A brief history and critique of the developments in of particle swarm optimisation [Student Research Proposal]

Kenny, Ian (2008). A brief history and critique of the developments in of particle swarm optimisation [Student Research Proposal]. Technical Report 2008/12; Department of Computing, The Open University.

DOI: https://doi.org/10.21954/ou.ro.00016071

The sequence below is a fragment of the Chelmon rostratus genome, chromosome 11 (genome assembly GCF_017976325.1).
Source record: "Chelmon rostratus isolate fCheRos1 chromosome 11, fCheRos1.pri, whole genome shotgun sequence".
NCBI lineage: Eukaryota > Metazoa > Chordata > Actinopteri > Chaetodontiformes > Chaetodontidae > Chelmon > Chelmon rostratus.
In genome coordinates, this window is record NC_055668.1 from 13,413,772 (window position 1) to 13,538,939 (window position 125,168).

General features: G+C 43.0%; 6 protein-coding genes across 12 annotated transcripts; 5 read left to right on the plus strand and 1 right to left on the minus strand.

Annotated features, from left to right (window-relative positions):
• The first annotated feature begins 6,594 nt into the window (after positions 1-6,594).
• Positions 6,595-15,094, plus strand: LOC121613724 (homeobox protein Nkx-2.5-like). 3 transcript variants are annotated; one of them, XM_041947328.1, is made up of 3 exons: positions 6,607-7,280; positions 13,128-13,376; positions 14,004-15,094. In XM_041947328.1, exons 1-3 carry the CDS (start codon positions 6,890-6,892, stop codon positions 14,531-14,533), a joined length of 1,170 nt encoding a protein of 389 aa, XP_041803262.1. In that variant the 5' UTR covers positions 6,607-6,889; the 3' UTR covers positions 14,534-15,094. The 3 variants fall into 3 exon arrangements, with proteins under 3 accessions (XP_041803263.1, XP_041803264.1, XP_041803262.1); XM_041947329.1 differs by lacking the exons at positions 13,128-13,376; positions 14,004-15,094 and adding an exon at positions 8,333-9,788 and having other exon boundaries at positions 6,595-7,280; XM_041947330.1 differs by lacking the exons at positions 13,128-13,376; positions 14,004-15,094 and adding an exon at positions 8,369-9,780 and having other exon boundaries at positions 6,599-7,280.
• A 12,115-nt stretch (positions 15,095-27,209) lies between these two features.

Swarm Computing1 is a relatively new optimisation paradigm. The basic premise is to model natural phenomena such as swarms, flocks and shoals, in order to solve nonlinear problems. There are currently two main heuristic techniques, Ant Colony Optimisation (ACO), developed by Dorigo[81], and Particle Swarm Optimisation (PSO) developed by Kennedy and Eberhart[187]. Ant Colony Optimisation attempts to model the pheromone trails of ants whilst they search for food. Particle Swarm Optimisation attempts to model bird flocks or swarms of bees by modelling their collective social influence. I have decided to concentrate on Particle Swarm Optimisation in my research. I consider it has greater unexplored potential, especially as it does not require the problem to be graphable. Much of the current research on particle swarm optimisation concerns the correct selection of the runtime parameters to ensure convergence. I therefore want to explore my conjecture that it is a more flexible approach to solving optimisation problems. In the vast majority of real-world applications, to which PSO has been applied, it is used as a data pre processor for a neural network or similar post processing system. Swarm Computing has not been applied to very many real-world applications. Whilst the travelling salesman problem and other similar standard optimisation problems all have applications, my intention is to explore an application of swarm computing, specifically, particle swarm optimisation to a real-world problem directly. Ideally I'd like to apply PSO to EMG or EEG data. My ideas centre on two Family or Cultural swarm questions: Can a hierarchy of swarms be introduced to PSO to increase diversity and encourage the spread of information across the solution space? Can that information be used effectively to guide the collective swarm to a better.1 Swarm Computing is often called Swarm Intelligence however, my preferred term is Swarm Computing.

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